Thursday, March 26, 2009

Supreme Court Rejects Posada Case [Updated]

Today, Alejandro Armengol links to a Granma article that reports that the case of Luis Posada Carriles, the notorious Cuban exile militant, has been rejected by the U.S. Supreme Court. The International Herald Tribune also has the story from the AP.

Posada's lawyers were delivered a devastating reversal last August when the Fifth Circuit Court of Appeals ruled against them, allowing Posada's case on criminal immigration charges to continue. Back in August, it was expected that the Supreme Court would not take the case.

Earlier this month, Luis Posada Carriles attended the Eight National Congress of Alpha 66 at the Big Five Club in West Miami. The event also served as an exhibition of Posada's paintings.


Update: Radio Mambi this morning read El Nuevo Herald on Posada's Supreme Court rejection. Posada's lawyer, Arturo Hernandez, is asking to postpone the trial until next year. Which is very odd because in the article Hernandez says that he was not surprised by the Supreme Court's rejection, but now he needs at least TEN MONTHS to prepare his case for 2010. If he anticipated a rejection, which was the likely decision by the US Supreme Court, what has he been doing for the past SIX MONTHS since the Fifth Circuit Court's decision last August?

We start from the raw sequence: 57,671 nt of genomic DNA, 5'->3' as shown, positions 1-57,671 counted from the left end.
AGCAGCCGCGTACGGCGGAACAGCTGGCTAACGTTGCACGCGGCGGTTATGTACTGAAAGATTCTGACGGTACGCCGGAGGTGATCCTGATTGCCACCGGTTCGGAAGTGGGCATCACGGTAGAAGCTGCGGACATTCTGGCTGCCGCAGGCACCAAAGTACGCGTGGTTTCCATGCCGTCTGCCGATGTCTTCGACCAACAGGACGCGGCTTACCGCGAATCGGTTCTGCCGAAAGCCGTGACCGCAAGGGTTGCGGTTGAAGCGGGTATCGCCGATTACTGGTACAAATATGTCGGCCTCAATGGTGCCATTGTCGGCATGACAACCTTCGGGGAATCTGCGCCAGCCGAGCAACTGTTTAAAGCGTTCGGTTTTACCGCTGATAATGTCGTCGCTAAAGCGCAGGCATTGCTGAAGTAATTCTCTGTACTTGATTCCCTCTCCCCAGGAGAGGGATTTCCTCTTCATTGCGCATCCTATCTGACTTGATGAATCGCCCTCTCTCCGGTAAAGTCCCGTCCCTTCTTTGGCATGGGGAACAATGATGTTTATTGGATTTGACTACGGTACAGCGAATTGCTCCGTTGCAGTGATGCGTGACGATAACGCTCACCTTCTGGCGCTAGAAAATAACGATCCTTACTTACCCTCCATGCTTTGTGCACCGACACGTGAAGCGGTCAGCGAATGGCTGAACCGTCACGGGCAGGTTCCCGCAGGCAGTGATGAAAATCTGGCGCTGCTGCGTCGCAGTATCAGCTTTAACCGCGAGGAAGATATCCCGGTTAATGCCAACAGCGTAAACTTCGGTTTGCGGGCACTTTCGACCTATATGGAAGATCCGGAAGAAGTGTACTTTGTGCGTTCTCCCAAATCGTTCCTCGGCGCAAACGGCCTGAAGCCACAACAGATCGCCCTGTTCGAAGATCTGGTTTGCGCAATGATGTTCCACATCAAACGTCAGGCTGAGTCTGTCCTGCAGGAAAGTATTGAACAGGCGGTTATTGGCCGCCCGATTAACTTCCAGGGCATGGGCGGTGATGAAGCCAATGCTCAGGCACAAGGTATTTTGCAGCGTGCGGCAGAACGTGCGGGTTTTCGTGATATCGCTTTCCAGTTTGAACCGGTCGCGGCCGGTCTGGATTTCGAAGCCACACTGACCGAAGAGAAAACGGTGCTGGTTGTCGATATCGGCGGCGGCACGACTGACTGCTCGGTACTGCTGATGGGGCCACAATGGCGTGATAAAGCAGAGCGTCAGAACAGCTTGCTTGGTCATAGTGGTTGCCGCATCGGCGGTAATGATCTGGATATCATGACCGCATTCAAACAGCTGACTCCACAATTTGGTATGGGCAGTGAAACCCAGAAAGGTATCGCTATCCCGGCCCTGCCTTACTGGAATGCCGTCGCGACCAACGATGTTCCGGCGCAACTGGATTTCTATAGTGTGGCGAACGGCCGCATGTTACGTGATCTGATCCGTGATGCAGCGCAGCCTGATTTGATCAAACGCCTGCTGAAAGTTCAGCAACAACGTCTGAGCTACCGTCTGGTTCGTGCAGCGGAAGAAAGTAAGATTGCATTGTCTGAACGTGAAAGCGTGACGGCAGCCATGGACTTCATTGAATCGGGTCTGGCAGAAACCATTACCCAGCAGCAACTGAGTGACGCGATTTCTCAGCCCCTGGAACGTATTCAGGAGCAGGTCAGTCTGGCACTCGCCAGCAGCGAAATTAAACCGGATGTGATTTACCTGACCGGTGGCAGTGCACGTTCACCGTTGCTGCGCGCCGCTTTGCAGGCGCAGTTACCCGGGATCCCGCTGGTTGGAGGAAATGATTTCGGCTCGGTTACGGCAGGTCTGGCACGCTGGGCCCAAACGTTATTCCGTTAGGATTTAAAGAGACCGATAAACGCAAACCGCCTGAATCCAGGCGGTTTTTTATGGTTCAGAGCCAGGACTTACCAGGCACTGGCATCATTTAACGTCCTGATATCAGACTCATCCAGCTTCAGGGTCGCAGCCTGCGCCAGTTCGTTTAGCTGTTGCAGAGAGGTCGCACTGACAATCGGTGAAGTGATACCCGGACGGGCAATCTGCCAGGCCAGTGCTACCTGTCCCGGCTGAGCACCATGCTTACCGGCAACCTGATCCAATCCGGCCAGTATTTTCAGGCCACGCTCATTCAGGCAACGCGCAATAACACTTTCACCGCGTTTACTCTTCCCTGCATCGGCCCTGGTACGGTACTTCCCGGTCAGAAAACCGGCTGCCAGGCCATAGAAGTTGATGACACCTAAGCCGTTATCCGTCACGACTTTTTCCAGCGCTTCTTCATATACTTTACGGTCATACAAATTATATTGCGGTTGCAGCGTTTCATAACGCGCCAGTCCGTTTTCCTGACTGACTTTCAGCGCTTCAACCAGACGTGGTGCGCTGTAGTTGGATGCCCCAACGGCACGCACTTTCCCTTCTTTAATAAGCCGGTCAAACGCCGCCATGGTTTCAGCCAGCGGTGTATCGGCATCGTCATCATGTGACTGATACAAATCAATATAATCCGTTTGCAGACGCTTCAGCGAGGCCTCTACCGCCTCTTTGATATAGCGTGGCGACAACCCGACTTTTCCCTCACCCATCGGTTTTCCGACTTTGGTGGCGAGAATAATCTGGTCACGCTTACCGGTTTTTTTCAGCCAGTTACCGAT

There have been sufficient delays in this case.

After the El Nuevo Herald article was read, co-host Enrique Encinosa, who also serves as a news editor for Radio Mambi, commented that this entire judicial process is "offensive" and "shameful" given Posada age and historical background. (Encinosa believes certain acts of terrorism are justified.)

Back in November 15, 2007, Posada's lawyer, Arturo Hernandez, appeared before a US House Subcommittee and explained:

"Mr. Posada Carriles is now almost 80 years old. His is the story of a man’s singular mission to combat Castro’s violent revolutionary communism in all its manifestations and permutations wherever it has reared its ugly head and at whatever personal cost to him. His individual struggle against communism was in a very real sense the often unobserved struggle of our hemisphere to avoid the sovietization of Latin America as part of the great ideological and strategic contest between the United States and the Soviet Union known as the 'Cold War'... and, it is no exaggeration to suggest that more than a few South American and Central American countries owe their democracies to the sacrifices incurred by men and women such as Mr. Posada Carriles."

Hernandez dismisses the accusations of Posada's involvement in the 1976 bombing of a Cuban civilian plane that killed 73 people because the "forensic evidence alone proves that he is innocent." But, I have written before that there's good reason to believe that the forensic evidence in that case is most likely worthless.

[Photo above of Luis Posada Carriles recently at the Big Five, from Alpha 66 website.]